This is quite different from what you are used to. In the fiduciary world, names, surnames, positions and institutions are agents of great importance and value. In Bitcoin, the opinions of Jamie Dimon, Warren Buffet and the CFO of BlackRock matter little. What makes this technology inevitable is the existence of an anonymous, uncompromising and unstoppable minority.
Try to understand what this minority thinks, what motivates them, how they interact with Bitcoin and why it is so difficult to stop them. The next time Charlie Munger gives his opinion on the matter, ignore it.
Bitcoin’s Technical Nuances Matter
You may not be interested in understanding the difference between asymmetric key cryptography and a hash function, nor the difference between computation and predicate verification. It also may not seem very important to understand the nuances of governance of an open-source project or what a soft fork means and the Bitcoin tendency to avoid investing in hard forks. I understand you, they are specific ideas and are not part of your daily life.
But know that these concepts make a difference, especially when you want to understand why Bitcoin is different from all altcoins, which we Bitcoiners affectionately call “shitcoins.” Take the time to research how Bitcoin works at a deeper level than the articles on financial news portals. Some technical details are essential to understand the guarantees that Bitcoin offers and why they are unique compared to all the projects that exist in the “crypto” world.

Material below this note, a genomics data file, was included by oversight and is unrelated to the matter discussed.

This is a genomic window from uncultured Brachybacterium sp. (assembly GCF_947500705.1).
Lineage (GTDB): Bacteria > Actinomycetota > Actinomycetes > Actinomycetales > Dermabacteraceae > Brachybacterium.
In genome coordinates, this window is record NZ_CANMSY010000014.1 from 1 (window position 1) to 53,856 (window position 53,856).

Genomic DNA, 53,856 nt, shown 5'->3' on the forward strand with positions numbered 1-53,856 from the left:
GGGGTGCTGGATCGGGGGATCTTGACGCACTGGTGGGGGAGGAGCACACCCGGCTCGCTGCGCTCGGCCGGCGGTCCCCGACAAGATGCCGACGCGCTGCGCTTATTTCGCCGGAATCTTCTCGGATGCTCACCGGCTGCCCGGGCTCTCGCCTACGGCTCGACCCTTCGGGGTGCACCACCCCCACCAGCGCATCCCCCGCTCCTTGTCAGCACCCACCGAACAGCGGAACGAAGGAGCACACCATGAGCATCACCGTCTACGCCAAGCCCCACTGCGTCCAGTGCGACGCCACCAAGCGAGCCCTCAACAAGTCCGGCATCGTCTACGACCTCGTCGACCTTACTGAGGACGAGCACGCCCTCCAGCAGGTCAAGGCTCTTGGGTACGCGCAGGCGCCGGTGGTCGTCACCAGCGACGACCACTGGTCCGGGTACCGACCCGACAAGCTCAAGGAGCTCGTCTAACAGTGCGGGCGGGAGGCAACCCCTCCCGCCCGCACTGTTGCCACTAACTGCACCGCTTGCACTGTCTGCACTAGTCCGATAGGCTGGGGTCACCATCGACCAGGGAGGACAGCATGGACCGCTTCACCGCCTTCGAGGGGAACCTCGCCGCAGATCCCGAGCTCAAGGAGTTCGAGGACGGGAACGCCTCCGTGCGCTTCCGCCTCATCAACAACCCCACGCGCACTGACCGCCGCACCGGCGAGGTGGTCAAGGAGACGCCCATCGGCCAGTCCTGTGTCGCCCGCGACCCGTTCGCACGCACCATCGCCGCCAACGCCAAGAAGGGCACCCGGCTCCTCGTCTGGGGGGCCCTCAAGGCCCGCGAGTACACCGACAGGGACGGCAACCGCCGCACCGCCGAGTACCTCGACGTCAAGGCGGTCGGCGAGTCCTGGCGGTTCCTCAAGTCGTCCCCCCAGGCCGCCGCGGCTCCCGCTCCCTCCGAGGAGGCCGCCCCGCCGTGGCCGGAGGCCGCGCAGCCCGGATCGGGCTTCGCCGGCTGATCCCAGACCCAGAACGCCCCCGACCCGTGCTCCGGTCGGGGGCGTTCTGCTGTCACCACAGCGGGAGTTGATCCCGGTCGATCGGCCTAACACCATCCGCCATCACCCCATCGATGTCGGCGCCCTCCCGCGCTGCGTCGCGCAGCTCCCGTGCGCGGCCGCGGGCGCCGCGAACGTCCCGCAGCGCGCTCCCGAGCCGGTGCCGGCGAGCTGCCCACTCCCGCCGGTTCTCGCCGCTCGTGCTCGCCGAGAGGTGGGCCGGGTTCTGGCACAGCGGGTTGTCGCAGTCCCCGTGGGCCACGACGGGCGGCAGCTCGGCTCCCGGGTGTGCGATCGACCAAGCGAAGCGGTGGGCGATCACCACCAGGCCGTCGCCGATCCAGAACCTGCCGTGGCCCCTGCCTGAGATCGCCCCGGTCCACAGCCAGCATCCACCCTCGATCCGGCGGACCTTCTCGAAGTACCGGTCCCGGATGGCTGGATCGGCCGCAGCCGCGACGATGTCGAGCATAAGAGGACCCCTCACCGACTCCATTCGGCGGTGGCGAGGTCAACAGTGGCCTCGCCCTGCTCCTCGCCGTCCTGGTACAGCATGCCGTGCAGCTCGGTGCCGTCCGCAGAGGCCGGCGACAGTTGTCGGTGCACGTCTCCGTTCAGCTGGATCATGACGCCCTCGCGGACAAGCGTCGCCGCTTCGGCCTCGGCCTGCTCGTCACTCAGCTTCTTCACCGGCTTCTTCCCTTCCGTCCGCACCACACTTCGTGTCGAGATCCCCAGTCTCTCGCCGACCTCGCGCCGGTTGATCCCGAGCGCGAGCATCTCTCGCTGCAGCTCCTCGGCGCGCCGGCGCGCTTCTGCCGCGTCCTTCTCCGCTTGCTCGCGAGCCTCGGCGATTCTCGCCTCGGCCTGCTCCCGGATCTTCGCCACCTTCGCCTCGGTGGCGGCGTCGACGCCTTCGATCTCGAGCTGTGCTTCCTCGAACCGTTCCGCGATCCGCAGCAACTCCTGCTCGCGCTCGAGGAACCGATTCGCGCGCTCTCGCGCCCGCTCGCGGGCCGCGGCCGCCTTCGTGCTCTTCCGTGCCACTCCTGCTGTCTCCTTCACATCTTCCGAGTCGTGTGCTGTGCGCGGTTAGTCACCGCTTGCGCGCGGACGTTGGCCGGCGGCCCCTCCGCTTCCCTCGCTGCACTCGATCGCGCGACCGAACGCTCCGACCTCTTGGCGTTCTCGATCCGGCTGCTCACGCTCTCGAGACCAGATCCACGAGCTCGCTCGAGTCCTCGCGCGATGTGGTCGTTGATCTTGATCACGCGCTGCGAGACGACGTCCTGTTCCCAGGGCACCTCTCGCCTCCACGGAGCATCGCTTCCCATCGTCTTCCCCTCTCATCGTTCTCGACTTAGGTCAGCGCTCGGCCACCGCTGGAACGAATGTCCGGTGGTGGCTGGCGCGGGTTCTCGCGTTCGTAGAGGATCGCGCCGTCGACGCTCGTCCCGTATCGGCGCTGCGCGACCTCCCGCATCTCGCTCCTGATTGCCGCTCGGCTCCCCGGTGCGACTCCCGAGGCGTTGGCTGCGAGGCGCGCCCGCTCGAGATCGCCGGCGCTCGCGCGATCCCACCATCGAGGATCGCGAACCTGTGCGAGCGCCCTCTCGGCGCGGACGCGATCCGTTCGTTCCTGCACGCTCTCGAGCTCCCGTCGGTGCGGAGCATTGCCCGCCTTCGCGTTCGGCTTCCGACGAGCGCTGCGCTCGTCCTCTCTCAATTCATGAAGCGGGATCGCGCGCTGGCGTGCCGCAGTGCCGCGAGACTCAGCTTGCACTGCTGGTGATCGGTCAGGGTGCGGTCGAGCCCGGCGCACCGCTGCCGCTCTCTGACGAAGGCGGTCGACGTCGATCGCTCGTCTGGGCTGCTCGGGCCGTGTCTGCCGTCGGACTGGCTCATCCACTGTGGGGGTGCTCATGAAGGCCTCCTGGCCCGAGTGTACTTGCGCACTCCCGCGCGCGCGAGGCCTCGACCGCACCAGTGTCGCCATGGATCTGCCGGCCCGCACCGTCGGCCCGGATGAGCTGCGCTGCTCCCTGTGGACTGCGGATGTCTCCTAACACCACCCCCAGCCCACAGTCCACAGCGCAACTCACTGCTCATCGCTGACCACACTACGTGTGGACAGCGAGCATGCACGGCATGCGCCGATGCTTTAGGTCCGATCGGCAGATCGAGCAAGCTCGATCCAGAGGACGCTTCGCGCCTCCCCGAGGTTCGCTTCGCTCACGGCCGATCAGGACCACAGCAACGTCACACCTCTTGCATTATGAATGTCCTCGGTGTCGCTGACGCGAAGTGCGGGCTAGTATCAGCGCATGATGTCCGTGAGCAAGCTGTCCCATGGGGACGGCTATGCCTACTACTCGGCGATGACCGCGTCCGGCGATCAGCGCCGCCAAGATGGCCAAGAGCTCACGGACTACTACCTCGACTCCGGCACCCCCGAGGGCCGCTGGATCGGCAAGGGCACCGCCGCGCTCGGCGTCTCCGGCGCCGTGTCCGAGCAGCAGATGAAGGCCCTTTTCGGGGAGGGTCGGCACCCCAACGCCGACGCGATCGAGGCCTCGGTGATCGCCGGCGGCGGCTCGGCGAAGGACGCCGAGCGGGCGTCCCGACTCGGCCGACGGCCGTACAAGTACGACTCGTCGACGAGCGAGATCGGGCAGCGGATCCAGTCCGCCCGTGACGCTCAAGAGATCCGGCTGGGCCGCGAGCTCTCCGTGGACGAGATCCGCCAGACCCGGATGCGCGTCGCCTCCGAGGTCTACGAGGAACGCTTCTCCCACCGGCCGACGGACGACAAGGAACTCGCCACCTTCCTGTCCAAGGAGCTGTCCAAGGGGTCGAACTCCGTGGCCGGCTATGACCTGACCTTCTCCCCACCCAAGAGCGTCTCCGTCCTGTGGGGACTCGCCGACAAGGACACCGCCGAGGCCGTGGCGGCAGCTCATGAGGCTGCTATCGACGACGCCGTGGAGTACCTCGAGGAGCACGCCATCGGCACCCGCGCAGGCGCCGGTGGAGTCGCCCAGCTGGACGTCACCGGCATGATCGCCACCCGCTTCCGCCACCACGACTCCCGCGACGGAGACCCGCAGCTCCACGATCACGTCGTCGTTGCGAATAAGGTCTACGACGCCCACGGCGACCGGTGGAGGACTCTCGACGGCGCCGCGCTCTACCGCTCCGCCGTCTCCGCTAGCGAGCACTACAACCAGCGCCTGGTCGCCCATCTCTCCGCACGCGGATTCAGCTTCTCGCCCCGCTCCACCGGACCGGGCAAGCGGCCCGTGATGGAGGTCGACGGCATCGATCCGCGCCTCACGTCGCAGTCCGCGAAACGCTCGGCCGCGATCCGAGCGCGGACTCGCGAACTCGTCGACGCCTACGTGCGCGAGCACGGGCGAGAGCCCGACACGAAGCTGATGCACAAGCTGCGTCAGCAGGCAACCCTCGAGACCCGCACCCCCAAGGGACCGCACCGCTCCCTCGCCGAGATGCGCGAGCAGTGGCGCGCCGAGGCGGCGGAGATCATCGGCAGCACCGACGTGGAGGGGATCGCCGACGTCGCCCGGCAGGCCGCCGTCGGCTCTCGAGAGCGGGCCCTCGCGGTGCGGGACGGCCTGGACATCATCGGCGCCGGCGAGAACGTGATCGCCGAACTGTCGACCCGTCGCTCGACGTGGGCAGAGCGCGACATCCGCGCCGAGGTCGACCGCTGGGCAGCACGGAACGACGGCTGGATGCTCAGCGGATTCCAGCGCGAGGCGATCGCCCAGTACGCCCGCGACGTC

Study Austrian Economics
I’ve heard big names in Wall Street claim that bitcoin has no “intrinsic value” more times than is reasonable. After a few years of not understanding this “phenomenon,” I came to learn that many economists who have advanced degrees and work in finance have never read even one essay by Friedrich Hayek or Ludwig von Mises.
It would be of great value to your Bitcoin journey to set aside linear regressions and differential modeling for a while to focus on the ideas of Carl Menger and his disciples. I promise you that you will not become a gold bug overnight, but at the very least you will understand that the term “intrinsic value” does not make sense.
Everything Will Be Fine
This journey will not be comfortable. Realizing that the investment industry — probably the most powerful sector of the economy in the last 50 years — is about to be shaken up, and understanding that many of the teachings of your status-laden billionaire bosses aren’t exactly the best in a post-fiat world will be sore, but it’s going to be okay. As I told you at the beginning of this letter, you are an intelligent and communicative person, once your Bitcoin domino, you will be faced with one of the greatest opportunities of your life; and I promise you that after the initial scare, the only thing left is an inexhaustible optimism.
This is a guest post by João Grilo. Opinions expressed are entirely their own and do not necessarily reflect those of BTC Inc. or Bitcoin Magazine.
The views and opinions expressed herein are the views and opinions of the author and do not necessarily reflect those of Nasdaq, Inc.